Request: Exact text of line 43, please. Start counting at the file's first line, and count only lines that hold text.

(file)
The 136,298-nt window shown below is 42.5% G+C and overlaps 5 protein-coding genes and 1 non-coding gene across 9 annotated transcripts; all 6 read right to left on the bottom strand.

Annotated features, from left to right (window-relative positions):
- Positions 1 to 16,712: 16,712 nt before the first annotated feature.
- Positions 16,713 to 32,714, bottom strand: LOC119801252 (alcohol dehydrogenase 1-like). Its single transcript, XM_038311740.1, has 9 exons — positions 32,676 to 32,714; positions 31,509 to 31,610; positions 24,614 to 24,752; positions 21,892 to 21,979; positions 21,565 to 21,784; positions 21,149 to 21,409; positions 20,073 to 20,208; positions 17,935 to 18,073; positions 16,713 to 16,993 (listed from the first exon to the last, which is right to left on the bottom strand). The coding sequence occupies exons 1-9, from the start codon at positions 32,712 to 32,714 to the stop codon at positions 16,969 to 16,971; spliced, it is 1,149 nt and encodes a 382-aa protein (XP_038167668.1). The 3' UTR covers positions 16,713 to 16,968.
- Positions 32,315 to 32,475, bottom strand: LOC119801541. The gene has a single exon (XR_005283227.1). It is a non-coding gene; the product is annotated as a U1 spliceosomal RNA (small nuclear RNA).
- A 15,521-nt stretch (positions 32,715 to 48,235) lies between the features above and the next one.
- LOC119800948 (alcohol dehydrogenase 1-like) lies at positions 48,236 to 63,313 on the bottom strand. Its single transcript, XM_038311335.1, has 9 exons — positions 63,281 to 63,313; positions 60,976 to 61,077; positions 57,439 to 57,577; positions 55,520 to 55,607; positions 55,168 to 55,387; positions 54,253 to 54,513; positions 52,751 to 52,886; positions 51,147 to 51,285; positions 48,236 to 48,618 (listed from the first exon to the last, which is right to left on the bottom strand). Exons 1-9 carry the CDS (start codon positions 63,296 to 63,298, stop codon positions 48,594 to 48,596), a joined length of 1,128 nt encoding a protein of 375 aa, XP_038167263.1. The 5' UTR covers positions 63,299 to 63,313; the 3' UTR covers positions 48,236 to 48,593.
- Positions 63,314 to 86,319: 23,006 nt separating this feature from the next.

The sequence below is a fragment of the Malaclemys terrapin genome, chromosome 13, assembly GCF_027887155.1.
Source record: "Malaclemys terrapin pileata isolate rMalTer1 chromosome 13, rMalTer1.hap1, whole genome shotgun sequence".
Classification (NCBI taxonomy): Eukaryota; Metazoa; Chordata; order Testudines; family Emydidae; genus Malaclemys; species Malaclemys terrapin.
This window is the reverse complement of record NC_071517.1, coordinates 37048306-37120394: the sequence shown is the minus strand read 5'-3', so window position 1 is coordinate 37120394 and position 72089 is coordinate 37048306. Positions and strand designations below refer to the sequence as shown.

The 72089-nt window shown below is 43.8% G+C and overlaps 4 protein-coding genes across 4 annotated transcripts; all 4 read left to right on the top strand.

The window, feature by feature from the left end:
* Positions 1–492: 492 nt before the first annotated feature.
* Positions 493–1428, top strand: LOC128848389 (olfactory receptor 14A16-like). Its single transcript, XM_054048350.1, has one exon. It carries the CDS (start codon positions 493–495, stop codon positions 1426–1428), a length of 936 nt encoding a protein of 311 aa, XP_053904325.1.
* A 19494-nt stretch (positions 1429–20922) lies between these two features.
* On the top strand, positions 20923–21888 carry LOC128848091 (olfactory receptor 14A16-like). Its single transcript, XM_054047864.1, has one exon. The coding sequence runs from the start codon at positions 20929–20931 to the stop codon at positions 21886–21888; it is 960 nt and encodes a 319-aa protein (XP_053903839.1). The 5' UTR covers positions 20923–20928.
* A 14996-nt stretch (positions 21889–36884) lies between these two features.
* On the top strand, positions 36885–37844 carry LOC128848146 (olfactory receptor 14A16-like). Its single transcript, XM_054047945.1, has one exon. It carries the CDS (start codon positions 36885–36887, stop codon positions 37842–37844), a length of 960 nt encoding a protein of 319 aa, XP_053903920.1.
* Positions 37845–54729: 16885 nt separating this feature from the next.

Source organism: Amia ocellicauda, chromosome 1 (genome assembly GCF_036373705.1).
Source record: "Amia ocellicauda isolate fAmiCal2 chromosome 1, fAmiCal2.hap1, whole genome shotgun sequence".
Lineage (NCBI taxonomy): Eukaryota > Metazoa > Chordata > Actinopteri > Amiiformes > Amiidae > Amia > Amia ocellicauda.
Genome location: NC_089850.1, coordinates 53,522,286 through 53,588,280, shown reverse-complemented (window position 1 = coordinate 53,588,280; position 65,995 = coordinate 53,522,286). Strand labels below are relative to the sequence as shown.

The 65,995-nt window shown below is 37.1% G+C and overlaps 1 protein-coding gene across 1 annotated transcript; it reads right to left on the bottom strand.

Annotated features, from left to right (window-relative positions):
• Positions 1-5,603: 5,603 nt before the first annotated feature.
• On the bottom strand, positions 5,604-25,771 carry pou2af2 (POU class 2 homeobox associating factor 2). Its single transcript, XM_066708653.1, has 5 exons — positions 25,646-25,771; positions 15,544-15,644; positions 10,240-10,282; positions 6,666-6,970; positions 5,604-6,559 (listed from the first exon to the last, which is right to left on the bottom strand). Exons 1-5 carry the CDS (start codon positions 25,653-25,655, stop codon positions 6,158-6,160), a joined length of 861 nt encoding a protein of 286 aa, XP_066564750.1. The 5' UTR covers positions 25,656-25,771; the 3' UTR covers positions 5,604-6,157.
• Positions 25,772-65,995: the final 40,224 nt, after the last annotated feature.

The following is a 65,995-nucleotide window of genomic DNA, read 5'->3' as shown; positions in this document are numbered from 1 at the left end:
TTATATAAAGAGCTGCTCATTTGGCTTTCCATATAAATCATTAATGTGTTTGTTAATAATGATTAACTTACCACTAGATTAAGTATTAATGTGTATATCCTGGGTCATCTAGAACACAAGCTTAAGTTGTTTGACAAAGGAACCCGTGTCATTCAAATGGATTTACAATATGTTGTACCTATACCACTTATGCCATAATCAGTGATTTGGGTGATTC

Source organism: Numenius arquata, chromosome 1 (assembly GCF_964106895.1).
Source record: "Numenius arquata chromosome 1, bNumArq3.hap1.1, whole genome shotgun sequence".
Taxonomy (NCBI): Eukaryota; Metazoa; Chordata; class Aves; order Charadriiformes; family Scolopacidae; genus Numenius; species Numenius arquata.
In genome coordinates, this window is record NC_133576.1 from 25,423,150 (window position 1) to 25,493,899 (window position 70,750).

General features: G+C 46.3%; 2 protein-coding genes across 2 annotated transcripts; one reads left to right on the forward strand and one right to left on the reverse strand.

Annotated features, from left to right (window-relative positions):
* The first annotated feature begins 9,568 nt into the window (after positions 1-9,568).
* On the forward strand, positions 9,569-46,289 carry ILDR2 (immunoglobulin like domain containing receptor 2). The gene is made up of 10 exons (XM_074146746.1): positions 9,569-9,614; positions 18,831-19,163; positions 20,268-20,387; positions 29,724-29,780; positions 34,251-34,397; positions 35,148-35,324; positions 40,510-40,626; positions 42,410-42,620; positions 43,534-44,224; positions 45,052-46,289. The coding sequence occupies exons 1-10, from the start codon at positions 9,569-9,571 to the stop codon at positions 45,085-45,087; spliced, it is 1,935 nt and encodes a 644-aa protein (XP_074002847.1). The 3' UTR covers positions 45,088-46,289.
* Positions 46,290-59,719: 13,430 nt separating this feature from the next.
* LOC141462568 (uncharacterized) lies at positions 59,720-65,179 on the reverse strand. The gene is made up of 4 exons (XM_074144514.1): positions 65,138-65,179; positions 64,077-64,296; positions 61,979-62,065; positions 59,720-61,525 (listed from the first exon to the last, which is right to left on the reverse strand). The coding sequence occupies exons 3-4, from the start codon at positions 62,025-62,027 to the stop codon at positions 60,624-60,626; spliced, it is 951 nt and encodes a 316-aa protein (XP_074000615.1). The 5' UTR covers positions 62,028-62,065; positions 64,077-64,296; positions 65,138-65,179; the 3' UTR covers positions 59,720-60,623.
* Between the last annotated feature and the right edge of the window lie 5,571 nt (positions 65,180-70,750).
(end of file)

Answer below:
* Between the last annotated feature and the right edge of the window lie 5,571 nt (positions 65,180-70,750).